Northern Ireland news

Austerity following pandemic spending 'unacceptable'

Owen Reidy, ICTU assistant general secretary. Picture by Liam McBurney, Press Association
Michael McHugh, Press Association

Official austerity following massive Government spending during the coronavirus pandemic would be unacceptable, workers in Northern Ireland said.

There must be no sudden removal of support for hundreds of thousands of people laid off or furloughed, the Irish Congress of Trade Unions (ICTU) said.

It published a report today which set out plans to stimulate economic recovery, including addressing housing shortages and boosting health service spending.

READ MORE: Coronavirus: Warning of second wave in north and 'more lives lost' despite no new Covid-19 deaths

Owen Reidy, ICTU assistant general secretary, said: "There must be no cliff edge, no sudden removal of supports for the hundreds of thousands of workers currently laid off as a result of the pandemic."

More than 200,000 people have lost their jobs or been furloughed in Northern Ireland, roughly a third of the entire workforce, mainly in areas like manufacturing.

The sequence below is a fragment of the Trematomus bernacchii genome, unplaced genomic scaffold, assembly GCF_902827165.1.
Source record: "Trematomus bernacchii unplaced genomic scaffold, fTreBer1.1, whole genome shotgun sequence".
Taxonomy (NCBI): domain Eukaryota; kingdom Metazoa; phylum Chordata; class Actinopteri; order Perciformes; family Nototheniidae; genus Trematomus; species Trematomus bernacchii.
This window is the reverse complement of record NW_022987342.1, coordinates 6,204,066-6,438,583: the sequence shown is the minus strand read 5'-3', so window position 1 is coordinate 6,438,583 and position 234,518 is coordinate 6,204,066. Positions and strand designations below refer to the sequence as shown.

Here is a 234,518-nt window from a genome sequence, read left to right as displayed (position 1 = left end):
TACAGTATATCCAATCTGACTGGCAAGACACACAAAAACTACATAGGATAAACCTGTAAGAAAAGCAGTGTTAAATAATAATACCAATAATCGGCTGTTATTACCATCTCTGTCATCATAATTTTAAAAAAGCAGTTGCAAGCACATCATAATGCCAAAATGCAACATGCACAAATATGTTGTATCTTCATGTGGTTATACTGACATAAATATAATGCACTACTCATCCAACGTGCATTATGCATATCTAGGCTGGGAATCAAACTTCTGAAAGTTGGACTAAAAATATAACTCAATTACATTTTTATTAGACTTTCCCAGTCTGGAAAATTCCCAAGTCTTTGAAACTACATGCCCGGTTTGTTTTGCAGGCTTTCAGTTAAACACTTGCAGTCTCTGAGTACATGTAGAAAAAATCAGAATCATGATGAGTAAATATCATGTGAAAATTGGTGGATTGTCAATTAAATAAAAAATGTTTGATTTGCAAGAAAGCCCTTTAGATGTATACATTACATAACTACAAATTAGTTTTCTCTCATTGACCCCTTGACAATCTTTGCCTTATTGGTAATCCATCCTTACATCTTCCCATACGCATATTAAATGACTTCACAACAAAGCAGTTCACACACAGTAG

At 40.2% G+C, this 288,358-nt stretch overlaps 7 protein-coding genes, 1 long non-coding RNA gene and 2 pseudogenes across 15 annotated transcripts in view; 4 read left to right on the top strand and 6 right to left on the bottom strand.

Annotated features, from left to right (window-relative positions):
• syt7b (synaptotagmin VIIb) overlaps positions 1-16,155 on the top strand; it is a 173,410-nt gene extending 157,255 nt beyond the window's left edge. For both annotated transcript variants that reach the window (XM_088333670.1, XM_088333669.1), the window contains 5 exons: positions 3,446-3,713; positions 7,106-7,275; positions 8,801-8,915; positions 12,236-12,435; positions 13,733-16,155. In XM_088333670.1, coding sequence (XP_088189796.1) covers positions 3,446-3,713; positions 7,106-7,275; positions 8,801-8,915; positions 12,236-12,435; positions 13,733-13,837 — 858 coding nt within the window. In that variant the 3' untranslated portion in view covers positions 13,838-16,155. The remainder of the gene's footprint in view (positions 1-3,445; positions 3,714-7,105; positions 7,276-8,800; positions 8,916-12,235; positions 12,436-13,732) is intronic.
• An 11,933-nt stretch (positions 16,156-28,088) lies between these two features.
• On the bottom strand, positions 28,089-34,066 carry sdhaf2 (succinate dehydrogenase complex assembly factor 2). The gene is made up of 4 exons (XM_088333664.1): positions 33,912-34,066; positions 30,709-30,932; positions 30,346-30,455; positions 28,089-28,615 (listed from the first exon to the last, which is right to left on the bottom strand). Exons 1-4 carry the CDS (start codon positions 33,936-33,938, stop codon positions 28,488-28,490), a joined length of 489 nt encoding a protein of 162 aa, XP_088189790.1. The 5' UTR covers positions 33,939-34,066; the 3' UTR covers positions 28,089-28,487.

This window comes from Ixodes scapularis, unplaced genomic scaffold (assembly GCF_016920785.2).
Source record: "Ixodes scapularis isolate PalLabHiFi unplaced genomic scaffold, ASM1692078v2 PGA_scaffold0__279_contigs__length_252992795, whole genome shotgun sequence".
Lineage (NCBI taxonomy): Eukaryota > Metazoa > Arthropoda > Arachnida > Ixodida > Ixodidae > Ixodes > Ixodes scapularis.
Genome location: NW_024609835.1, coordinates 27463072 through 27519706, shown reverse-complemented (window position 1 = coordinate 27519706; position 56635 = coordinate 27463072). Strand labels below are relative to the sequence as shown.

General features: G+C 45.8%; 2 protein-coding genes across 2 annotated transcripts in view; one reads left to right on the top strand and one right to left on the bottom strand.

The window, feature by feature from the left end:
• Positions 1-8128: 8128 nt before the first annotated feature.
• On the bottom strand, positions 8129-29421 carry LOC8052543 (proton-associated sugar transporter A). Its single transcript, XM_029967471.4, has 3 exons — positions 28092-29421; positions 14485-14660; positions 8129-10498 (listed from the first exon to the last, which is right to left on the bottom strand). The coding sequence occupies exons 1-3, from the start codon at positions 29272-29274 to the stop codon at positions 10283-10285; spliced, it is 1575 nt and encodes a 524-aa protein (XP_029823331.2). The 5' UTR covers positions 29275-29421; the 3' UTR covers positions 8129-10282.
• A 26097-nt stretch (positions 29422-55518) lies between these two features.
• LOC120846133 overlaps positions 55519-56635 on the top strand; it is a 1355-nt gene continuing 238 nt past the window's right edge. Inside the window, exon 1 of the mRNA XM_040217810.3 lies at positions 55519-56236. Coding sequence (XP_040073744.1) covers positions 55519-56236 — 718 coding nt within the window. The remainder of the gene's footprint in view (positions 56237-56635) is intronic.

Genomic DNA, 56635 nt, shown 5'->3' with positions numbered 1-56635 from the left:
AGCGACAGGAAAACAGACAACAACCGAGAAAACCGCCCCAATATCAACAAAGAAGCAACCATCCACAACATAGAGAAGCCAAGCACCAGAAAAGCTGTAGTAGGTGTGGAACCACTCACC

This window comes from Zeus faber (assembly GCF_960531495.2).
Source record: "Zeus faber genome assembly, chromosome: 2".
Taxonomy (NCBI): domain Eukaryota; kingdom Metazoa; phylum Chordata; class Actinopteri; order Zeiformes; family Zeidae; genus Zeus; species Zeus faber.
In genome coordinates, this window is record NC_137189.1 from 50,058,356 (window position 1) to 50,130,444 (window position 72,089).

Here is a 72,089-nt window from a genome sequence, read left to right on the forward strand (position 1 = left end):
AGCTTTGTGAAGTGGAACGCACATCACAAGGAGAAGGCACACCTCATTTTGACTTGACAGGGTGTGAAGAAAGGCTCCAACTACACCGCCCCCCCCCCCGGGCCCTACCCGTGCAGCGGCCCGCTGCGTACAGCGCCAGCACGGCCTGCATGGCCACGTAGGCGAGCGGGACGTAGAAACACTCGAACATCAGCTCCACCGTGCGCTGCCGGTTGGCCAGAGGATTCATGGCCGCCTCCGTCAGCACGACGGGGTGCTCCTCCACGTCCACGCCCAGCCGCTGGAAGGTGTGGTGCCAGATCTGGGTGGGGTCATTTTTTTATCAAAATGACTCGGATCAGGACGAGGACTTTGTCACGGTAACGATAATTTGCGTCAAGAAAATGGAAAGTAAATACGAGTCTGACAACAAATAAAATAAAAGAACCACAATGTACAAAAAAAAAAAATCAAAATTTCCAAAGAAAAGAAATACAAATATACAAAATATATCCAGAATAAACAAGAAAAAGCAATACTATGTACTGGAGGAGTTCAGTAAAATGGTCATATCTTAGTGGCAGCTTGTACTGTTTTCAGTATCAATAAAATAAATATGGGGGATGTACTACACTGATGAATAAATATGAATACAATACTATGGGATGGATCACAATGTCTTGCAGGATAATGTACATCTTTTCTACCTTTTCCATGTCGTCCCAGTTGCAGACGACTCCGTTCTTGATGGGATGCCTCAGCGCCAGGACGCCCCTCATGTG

Mr Reidy added: "The response to this crisis has to be different this time.

"Austerity is neither socially acceptable nor economically necessary.

"We believe that the length and depth of the recession will be determined, at least in part, by the policies we choose and values that guide us."

The blueprint urged an increase in employers' national insurance, affordable child care and a "fully-funded" health service.

Mr Reidy added: "The report calls for a change of the priorities of governments on both sides of the border, finally addressing the unfinished business of a lost decade of austerity."

The document also urged stronger workers' rights through the promotion of sectoral collective bargaining, a social security system that protected the most vulnerable and an increase in employer national insurance to European levels.

The senior trade unionist said: "The UK as a sovereign state, and like all states is in a position to borrow and take advantage of historically low interest rates. But we also need to couple this with reform.

He added: "The state has demonstrated its fundamental role as the backer of last resort in the crisis.

"We now need to take the necessary steps to reform and increase employers' national insurance to rebuild our economy, our public services and to appropriately reward work."

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